Veteran journalist Carl Hoffman believes he’s solved one of the great mysteries of the 20th century. In 1961 at the age of 23, Michael Rockefeller – son of New York Governor Nelson Rockefeller and a member of one of the richest and most powerful families in America ¬– travelled to remote New Guinea in search of primitive art for his father’s new museum.
Linden-area Elementary Students Celebrate the Life of Dr. King
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In the spirit of Doctor Martin Luther King’s efforts to give back to the community, some students from Hamilton STEM Academy did not stay at home Monday. WOSU reports instead, the students honored the legacy of Dr. King by learning about his hopes for the country and how to use some of his ideals in everyday life, even as children.
Carzel Betton is nine years old. While he may not be able to deliver Dr. King’s “I Have a Dream” speech as eloquently as King, the fourth-grader does not struggle to understand the significance of what’s considered, by many, the best and most important speech of the 20th Century.
“Little black boys hold hands with little white boys and little white girls,” Betton said.
And Betton’s dream?
“The same thing as Martin Luther King, Jr.”
Betton was one of about thirty Hamilton STEM Academy students who took part in an MLK Day camp.
Grace Burkholder helped coordinate the event. She’s a corps member with City Year Columbus, a program with AmeriCorps. Burkholder said City Year looks to Dr. King’s “I Have a Dream” speech as a guide for its mission. She said the idea of the camp is to teach the children about King’s ideals and how they can relate to them. But corps members break it down for the kids one activity she described teaches patience: students have to carry a ping pong ball on a spoon through an obstacle course. “It’s about teamwork and getting the job done correctly, not necessarily the fastest, and also encouraging each other,” Burkholder said. Another activity focuses on creating peace in the classroom that is. City Year’s Kate League explaind.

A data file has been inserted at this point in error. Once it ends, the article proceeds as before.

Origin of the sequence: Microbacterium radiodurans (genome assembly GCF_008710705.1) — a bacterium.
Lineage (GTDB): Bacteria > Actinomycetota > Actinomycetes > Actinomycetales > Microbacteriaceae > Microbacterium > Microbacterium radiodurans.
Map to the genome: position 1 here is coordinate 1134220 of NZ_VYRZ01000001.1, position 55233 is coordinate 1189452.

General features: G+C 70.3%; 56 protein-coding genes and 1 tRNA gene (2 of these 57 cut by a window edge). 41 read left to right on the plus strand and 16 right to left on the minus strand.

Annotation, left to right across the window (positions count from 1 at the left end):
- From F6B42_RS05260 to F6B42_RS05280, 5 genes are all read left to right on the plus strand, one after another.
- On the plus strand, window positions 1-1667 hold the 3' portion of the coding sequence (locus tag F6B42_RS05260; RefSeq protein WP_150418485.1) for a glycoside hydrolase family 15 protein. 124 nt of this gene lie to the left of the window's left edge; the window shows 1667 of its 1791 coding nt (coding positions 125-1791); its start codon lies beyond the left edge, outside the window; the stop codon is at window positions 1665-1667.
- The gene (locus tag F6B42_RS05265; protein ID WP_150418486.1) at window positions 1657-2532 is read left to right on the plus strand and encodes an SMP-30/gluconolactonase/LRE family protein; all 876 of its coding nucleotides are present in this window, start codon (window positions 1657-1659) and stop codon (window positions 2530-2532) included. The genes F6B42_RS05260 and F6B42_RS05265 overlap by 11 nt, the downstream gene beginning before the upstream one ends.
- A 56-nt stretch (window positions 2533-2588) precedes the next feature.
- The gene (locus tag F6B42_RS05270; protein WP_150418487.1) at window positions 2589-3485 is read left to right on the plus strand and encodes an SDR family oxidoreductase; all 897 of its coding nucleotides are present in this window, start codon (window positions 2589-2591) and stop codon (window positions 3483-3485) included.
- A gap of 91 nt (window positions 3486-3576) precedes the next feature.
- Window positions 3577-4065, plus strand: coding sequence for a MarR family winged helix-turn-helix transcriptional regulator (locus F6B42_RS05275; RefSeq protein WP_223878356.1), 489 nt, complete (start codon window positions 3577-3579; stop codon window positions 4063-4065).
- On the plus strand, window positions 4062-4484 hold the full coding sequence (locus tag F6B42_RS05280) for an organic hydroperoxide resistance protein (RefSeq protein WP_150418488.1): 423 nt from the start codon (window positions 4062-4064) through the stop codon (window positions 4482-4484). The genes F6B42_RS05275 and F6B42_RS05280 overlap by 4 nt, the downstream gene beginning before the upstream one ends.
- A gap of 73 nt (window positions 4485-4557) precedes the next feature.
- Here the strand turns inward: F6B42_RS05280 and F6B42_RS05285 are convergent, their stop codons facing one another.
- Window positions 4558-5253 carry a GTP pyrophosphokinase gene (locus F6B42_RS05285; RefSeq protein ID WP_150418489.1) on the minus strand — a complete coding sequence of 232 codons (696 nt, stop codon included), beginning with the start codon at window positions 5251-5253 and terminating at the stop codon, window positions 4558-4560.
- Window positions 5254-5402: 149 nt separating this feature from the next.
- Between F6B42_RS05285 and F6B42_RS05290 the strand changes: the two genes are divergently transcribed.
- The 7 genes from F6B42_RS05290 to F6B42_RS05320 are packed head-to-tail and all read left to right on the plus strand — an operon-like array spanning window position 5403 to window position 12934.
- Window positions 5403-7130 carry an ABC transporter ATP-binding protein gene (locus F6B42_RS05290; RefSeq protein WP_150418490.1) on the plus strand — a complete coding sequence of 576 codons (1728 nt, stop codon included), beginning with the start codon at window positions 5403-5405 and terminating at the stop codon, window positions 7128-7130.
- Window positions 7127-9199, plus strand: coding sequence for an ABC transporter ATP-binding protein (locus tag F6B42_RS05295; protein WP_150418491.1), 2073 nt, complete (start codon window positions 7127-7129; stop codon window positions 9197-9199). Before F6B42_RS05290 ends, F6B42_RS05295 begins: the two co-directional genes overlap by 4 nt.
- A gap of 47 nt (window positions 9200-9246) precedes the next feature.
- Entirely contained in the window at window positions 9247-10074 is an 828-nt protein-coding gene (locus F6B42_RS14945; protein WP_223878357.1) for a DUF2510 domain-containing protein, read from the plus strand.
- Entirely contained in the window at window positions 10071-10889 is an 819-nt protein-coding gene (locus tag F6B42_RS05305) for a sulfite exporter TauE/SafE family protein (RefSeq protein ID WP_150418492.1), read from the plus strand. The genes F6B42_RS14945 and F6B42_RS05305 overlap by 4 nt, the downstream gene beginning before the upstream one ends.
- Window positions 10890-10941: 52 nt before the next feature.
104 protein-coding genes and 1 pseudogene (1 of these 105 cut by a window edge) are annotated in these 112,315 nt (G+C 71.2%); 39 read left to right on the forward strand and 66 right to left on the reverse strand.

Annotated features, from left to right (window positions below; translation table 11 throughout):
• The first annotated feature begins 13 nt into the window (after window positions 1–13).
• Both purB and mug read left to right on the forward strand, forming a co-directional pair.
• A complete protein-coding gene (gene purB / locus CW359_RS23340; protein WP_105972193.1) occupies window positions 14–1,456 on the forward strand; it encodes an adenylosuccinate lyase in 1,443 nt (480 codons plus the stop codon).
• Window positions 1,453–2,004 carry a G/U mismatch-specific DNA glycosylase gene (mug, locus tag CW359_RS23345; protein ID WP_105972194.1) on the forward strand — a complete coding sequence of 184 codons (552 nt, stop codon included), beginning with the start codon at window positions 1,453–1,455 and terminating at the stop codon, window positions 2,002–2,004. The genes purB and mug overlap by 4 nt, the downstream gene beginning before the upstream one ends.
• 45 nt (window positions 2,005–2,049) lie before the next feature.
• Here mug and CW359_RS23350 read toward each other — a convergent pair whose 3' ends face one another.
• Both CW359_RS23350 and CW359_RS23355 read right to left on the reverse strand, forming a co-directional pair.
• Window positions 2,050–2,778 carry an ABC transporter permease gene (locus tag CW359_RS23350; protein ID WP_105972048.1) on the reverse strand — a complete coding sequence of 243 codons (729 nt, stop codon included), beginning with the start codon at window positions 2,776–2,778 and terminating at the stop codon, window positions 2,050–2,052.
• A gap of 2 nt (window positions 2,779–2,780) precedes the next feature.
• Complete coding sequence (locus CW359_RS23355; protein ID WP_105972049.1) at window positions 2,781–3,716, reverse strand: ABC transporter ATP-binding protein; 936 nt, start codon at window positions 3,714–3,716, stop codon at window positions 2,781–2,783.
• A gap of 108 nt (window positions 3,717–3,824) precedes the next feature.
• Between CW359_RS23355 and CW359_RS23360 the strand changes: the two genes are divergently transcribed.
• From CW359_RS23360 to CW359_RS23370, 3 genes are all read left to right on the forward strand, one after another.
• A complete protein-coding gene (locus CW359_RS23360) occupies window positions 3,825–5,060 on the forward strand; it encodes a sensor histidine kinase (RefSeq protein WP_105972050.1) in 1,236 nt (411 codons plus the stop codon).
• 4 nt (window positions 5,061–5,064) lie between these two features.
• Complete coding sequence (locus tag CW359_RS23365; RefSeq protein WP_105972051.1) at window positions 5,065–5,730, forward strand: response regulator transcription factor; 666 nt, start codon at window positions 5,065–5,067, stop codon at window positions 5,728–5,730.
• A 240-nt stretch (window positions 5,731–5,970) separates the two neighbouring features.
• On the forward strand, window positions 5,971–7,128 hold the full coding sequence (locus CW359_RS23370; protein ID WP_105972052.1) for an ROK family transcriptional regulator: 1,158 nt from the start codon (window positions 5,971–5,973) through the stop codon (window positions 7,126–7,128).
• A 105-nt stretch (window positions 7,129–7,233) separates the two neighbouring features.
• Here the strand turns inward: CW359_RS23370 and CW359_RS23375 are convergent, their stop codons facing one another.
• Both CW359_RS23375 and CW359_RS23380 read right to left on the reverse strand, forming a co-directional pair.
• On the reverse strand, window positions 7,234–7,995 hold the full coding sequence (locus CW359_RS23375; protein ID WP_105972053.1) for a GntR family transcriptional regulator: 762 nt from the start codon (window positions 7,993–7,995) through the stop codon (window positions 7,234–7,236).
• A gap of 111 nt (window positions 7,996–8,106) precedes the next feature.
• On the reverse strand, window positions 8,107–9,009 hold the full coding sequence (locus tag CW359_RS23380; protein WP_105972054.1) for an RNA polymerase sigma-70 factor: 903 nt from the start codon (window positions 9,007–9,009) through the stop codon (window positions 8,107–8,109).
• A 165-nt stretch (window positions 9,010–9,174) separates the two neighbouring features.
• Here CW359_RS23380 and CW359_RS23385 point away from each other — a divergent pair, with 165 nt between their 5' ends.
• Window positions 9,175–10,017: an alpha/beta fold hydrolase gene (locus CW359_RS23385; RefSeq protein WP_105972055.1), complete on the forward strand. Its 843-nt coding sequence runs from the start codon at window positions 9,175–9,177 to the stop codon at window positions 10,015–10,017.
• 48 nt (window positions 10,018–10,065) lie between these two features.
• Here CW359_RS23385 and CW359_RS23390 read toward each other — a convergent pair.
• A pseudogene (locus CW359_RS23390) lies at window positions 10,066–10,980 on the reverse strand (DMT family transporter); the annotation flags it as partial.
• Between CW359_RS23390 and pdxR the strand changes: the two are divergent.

“Today we’re taking a look at some of Dr. Martin Luther King’s ideals. So they’re going to be making their classroom rules based on his ideals. So you know, dignity, justice, equality,” League said.
While the children study Dr. King’s dreams and ideals, they take time to consider their own. Burkholder said they’ll create a field of dreams to be displayed at their school.
“They’re going to put a dream that they have on the flower, and it’s supposed to relate to non-violence, something that they can do for their community specifically so that they can see that even in second grade their actions affect their community,” she said.
“I want no more fighting, and more helping and stay together,” one girl said.
“I had a dream of world peace,” a boy remarked.